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  17. #17
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    Quote Originally Posted by Speedub.Nate
    You're just talking hub drag, not the drum / coaster brake?
    Yes, just hub drag. It's a disc brake, I took the caliper housing off.

    FWIW, my e-bike hub is awful in this regard, and I can perceive that drag. But it still only shaves off part of 1 mph for a given effort. I'm not bothered by it, but I could see how it would be an issue for racers.

    I think I'm going to race it anyway =) I've always been meaning to try a MTB race but never followed through.

  18. #18
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    I ended up switching the cables around so that it shifts in the same direction as a SRAM grip shifter. It was about as easy as popping the cover off any other grip shifter: undo a small fastener and then finesse one of the seams with a tiny flathead screwdriver. The cable heads were tucked in real tight, had to use the _smallest_ flathead I had (that kind that could cause puncture wounds easily).

  19. #19
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    Quote Originally Posted by mimi1885
    Their web site says that it's also for MTB, would it hold up. Do you recommend for MTB trail use?
    Thanks
    I was talking to the guys at Interbike about the 29er they had built up. One of the guys said he had been riding it at the local trails (their offices are about 30 miles form me) trying to break it and hadn't had any issues yet. Seriously considering getting one of these for my commuter pretty soon.

  20. #20
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    Quote Originally Posted by Drew Diller
    Well, I got the bike this evening, and ran out of good light. So, the first pictures are indoors with a poor camera, and therefore look like garbage!

    Unfortunately it sounds like I was one of the lucky few to nab one out of this first QBP shipment to my area, and that more are perhaps on their way by end of September / early October, but don't quote me on that; ask someone who actually knows.

    Anyway, the hub is sweet! The only complain I have is that the grip shifters I'm used to are twisted top-away-from-me to get to a harder ratio, whereas doing the same twist with this system gives you an easier ratio. I am trying to retrain my brain to think of it being like a motorcycle throttle, twist top-towards-me to "go faster". I went for a short jaunt off road, and the technical sections, I kept changing ratio in the wrong direction But, that is by no means a defect.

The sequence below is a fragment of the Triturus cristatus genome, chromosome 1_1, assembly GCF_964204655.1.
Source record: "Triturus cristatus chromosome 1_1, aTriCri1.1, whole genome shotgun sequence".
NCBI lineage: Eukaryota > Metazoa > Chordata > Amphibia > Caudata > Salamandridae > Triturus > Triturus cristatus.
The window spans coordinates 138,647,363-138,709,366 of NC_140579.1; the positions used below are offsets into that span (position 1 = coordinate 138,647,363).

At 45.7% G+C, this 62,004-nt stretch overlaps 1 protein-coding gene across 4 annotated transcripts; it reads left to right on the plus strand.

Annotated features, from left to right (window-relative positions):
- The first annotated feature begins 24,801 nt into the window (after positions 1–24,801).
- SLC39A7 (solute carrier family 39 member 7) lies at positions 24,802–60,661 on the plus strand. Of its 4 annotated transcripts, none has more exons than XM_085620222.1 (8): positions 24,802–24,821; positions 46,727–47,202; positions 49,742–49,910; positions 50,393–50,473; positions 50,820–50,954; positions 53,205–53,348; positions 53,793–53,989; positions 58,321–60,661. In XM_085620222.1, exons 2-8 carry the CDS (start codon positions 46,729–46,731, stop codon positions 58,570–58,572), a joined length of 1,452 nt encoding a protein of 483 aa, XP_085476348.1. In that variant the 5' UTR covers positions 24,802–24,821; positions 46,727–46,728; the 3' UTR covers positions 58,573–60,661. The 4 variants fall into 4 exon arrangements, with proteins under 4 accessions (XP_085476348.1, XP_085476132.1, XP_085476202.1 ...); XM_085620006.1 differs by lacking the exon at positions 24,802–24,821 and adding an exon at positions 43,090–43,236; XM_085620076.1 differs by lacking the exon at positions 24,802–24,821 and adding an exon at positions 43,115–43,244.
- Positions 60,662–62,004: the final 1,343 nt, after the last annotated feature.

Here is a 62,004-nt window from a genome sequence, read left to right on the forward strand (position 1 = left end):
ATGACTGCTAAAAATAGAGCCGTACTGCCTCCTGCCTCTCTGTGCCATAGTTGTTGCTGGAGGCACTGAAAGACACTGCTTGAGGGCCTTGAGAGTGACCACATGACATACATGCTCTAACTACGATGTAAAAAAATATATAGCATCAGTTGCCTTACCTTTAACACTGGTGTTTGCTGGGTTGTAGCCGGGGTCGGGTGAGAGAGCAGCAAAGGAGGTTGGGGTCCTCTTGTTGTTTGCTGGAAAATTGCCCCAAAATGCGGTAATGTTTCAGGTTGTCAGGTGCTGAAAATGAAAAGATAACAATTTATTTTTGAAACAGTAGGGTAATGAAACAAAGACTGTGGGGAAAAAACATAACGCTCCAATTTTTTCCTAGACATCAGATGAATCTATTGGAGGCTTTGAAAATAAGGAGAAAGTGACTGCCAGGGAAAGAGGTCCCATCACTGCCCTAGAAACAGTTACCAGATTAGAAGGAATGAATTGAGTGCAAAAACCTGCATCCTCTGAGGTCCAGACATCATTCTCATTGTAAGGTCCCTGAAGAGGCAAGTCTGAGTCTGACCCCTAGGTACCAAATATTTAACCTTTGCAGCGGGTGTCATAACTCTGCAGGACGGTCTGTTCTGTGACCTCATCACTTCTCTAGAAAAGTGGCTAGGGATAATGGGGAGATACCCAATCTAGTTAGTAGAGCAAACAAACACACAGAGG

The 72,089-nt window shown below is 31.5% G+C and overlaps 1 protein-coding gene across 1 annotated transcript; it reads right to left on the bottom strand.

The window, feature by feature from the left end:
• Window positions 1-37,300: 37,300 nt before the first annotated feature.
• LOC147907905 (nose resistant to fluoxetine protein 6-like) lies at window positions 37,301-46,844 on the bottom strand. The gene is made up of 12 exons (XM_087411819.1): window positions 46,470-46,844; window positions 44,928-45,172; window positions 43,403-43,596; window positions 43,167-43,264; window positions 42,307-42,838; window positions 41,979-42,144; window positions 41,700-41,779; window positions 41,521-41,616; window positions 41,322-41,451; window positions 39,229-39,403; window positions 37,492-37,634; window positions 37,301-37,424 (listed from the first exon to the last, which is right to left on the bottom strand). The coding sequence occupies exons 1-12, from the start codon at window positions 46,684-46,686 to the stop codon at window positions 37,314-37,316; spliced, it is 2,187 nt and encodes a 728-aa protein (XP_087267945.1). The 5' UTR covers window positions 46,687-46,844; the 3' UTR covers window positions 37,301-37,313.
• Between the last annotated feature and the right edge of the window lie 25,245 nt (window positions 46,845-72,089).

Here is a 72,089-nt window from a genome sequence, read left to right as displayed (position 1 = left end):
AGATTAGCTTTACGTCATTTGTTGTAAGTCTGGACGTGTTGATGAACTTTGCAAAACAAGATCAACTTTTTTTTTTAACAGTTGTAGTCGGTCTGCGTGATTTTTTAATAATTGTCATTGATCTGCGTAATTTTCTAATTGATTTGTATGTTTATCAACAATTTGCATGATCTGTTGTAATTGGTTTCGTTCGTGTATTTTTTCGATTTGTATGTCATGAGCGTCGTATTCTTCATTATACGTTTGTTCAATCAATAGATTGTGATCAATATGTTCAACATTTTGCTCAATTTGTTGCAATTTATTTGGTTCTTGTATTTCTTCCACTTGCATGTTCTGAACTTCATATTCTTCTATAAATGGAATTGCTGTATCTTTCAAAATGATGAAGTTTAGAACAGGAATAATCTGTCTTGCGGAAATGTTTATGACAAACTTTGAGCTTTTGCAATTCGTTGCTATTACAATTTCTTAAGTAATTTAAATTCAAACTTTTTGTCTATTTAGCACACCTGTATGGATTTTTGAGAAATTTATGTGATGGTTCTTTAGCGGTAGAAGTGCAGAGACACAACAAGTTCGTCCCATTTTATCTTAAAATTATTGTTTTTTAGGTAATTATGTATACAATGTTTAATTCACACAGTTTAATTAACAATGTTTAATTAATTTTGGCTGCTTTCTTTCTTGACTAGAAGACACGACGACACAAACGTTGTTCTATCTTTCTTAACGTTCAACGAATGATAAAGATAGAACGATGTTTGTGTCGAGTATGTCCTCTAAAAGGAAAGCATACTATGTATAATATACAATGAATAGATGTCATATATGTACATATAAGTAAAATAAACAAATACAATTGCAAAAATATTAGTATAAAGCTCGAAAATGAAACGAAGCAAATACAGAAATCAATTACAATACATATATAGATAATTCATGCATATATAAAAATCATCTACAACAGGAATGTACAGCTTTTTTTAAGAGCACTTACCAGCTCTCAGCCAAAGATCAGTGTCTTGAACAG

I wasn't really conscious of extra weight of drag; this was a 34 pound bike as a single speed, after all.

    Above all, it does what I bought it for, and it does it really well: panic shifts! This thing shifts under any amount of torque, which is too cool.

    As a bonus, now that I have a gear high enough to actually get the Pugsley up to speed, I now have experience to work with to argue with people who insist that the Endomorphs must roll like crap. They don't. They roll much faster than they deserve to.

    You can change the gears some of the way when at a dead stop. Not all the way. Not a big deal: you can usually turn far enough to get to a reasonable spot, I haven't yet found the lack of full range at standstill to be an issue.

    You can feel the rearward weight bias when picking up the bike. I couldn't feel it on the trail. My bunnyhops feel just a touch more difficult to do, but I didn't knick anything.

    I'm not sure if there is a loose spot in the easiest ratio, sort of feels like it slips or changes to an easier gear when I mash on it. BUT, take that with a grain of salt! I've been riding single speed bikes for way too long so having variable ratios feels like pedaling on clouds. This might be exactly how the granny gear on a regular bike feels.

    There is some slight pedal feedback in the lowest ratio. It's not enough to be annoying, or even noticeable on singletrack.

    The freewheel is q-u-i-e-t. But then, I moved from an White Industries ENO, so that is just an unfair comparison. I'll put it this way: on pavement, when I get up past, say, 8 mph, the far and away dominating sound is that of buzzing Endomorphs.

    I'm pleased so far.
    Cool. Will be interested to hear how it performs in the cold weather.
    Andy